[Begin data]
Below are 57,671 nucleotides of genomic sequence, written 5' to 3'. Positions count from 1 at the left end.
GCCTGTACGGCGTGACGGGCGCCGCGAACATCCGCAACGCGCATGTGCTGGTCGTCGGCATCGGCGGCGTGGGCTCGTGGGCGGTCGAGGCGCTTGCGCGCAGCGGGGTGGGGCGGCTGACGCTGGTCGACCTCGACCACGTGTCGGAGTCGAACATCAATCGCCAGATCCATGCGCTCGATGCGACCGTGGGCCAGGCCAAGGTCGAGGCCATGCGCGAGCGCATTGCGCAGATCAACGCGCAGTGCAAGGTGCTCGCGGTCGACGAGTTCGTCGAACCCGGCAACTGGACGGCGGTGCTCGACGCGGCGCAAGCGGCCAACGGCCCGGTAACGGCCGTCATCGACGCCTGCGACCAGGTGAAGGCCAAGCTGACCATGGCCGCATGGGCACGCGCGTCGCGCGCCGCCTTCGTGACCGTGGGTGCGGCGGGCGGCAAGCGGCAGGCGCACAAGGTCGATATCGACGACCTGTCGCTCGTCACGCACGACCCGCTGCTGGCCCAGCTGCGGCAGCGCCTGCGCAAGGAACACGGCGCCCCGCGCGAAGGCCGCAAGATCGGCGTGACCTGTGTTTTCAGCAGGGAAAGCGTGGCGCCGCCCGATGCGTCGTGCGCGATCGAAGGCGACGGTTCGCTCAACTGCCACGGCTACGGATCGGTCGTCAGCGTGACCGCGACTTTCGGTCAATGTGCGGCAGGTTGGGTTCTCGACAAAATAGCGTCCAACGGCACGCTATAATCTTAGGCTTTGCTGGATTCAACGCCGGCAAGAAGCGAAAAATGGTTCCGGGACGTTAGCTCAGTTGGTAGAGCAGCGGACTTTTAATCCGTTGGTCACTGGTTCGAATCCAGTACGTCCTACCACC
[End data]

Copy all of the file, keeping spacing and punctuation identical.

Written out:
Below are 57,671 nucleotides of genomic sequence, written 5' to 3'. Positions count from 1 at the left end.
GCCTGTACGGCGTGACGGGCGCCGCGAACATCCGCAACGCGCATGTGCTGGTCGTCGGCATCGGCGGCGTGGGCTCGTGGGCGGTCGAGGCGCTTGCGCGCAGCGGGGTGGGGCGGCTGACGCTGGTCGACCTCGACCACGTGTCGGAGTCGAACATCAATCGCCAGATCCATGCGCTCGATGCGACCGTGGGCCAGGCCAAGGTCGAGGCCATGCGCGAGCGCATTGCGCAGATCAACGCGCAGTGCAAGGTGCTCGCGGTCGACGAGTTCGTCGAACCCGGCAACTGGACGGCGGTGCTCGACGCGGCGCAAGCGGCCAACGGCCCGGTAACGGCCGTCATCGACGCCTGCGACCAGGTGAAGGCCAAGCTGACCATGGCCGCATGGGCACGCGCGTCGCGCGCCGCCTTCGTGACCGTGGGTGCGGCGGGCGGCAAGCGGCAGGCGCACAAGGTCGATATCGACGACCTGTCGCTCGTCACGCACGACCCGCTGCTGGCCCAGCTGCGGCAGCGCCTGCGCAAGGAACACGGCGCCCCGCGCGAAGGCCGCAAGATCGGCGTGACCTGTGTTTTCAGCAGGGAAAGCGTGGCGCCGCCCGATGCGTCGTGCGCGATCGAAGGCGACGGTTCGCTCAACTGCCACGGCTACGGATCGGTCGTCAGCGTGACCGCGACTTTCGGTCAATGTGCGGCAGGTTGGGTTCTCGACAAAATAGCGTCCAACGGCACGCTATAATCTTAGGCTTTGCTGGATTCAACGCCGGCAAGAAGCGAAAAATGGTTCCGGGACGTTAGCTCAGTTGGTAGAGCAGCGGACTTTTAATCCGTTGGTCACTGGTTCGAATCCAGTACGTCCTACCACC